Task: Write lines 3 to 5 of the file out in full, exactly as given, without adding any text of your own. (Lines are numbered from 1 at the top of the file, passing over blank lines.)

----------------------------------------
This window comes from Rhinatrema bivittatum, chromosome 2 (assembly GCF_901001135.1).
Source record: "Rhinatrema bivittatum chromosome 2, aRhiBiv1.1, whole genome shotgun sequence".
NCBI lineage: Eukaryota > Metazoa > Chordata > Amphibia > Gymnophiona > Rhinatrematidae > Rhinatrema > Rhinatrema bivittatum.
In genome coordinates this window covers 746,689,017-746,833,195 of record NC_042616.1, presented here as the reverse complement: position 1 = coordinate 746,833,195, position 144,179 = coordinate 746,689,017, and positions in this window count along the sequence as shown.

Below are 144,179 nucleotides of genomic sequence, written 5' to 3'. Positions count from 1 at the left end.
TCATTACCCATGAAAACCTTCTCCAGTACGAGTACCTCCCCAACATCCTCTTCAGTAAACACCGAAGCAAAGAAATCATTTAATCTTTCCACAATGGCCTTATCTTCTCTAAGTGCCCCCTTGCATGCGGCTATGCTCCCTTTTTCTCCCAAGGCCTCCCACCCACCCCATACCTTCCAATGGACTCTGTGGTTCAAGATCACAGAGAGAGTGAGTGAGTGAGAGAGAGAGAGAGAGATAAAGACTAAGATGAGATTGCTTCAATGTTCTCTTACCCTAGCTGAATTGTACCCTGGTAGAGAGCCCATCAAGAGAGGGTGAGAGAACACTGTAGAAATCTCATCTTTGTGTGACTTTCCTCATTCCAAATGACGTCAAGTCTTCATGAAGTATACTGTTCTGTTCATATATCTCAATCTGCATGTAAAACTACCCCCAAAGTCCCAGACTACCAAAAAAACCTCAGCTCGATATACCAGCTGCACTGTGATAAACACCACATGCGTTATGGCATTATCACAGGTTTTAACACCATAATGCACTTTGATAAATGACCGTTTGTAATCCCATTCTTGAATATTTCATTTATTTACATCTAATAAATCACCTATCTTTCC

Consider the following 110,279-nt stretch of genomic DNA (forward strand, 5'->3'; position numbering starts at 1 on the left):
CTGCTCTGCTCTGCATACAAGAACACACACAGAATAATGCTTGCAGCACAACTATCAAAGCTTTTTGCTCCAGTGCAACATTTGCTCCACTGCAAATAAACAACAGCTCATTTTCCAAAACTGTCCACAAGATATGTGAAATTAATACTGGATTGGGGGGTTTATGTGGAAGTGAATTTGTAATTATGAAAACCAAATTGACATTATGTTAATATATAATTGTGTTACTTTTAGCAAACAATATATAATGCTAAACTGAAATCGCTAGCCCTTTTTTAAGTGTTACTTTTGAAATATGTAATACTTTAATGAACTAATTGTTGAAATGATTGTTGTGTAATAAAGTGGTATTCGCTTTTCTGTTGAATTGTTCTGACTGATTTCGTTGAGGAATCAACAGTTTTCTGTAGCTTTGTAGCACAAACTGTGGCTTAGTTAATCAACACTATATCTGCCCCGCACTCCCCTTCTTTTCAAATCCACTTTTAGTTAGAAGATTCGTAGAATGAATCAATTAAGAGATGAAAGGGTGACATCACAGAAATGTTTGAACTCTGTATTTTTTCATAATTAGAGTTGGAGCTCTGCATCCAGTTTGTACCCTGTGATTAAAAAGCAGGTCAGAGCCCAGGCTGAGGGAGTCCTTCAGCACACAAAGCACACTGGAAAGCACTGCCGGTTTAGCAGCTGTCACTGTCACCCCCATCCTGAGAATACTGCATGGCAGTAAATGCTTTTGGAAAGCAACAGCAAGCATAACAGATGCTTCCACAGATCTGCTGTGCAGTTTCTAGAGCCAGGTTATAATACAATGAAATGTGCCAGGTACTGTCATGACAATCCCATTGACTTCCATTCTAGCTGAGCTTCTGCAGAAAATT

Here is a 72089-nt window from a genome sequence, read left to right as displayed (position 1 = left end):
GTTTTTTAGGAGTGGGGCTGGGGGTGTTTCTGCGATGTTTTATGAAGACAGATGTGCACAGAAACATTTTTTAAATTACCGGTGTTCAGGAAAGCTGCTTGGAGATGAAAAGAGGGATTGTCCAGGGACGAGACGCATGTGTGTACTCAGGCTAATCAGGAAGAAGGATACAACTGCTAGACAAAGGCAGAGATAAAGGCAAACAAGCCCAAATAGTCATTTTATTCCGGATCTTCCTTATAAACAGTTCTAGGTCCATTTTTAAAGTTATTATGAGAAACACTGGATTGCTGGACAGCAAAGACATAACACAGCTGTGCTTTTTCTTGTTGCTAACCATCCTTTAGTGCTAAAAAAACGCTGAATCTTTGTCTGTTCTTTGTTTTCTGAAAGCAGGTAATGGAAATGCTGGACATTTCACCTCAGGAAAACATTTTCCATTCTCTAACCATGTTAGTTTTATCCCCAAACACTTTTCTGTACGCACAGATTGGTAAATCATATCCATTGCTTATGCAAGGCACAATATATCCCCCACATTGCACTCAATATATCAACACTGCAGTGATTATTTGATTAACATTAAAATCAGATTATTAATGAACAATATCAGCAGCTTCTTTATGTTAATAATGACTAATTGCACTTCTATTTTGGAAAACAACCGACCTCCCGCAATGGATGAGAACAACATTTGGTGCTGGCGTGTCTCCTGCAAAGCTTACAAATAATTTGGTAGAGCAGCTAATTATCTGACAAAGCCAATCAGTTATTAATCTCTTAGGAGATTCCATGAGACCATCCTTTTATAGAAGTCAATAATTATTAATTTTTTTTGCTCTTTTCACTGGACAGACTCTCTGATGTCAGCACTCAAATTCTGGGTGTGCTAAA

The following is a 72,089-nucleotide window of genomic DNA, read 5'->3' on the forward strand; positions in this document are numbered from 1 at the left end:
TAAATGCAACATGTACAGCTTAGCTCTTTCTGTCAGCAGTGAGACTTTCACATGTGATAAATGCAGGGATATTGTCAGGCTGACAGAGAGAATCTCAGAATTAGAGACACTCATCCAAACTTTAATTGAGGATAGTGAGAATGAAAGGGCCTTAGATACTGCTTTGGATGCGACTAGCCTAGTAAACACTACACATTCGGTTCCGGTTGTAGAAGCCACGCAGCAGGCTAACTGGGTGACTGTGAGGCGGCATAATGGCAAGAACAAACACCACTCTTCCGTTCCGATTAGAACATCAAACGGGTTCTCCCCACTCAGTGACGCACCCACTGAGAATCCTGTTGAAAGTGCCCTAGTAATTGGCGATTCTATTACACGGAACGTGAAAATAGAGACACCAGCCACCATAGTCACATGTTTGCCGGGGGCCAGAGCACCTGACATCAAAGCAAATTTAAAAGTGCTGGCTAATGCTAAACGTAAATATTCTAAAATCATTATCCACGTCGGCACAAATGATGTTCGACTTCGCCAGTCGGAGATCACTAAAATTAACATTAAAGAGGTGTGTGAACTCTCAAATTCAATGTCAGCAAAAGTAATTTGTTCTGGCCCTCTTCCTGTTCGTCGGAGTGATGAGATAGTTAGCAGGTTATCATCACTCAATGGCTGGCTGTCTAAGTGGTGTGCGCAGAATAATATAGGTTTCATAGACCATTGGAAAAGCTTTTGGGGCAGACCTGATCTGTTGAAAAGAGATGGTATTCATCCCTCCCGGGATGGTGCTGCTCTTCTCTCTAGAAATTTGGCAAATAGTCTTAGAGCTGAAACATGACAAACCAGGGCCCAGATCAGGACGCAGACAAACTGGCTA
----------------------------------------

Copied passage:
NCBI lineage: Eukaryota > Metazoa > Chordata > Amphibia > Gymnophiona > Rhinatrematidae > Rhinatrema > Rhinatrema bivittatum.
In genome coordinates this window covers 746,689,017-746,833,195 of record NC_042616.1, presented here as the reverse complement: position 1 = coordinate 746,833,195, position 144,179 = coordinate 746,689,017, and positions in this window count along the sequence as shown.

Below are 144,179 nucleotides of genomic sequence, written 5' to 3'. Positions count from 1 at the left end.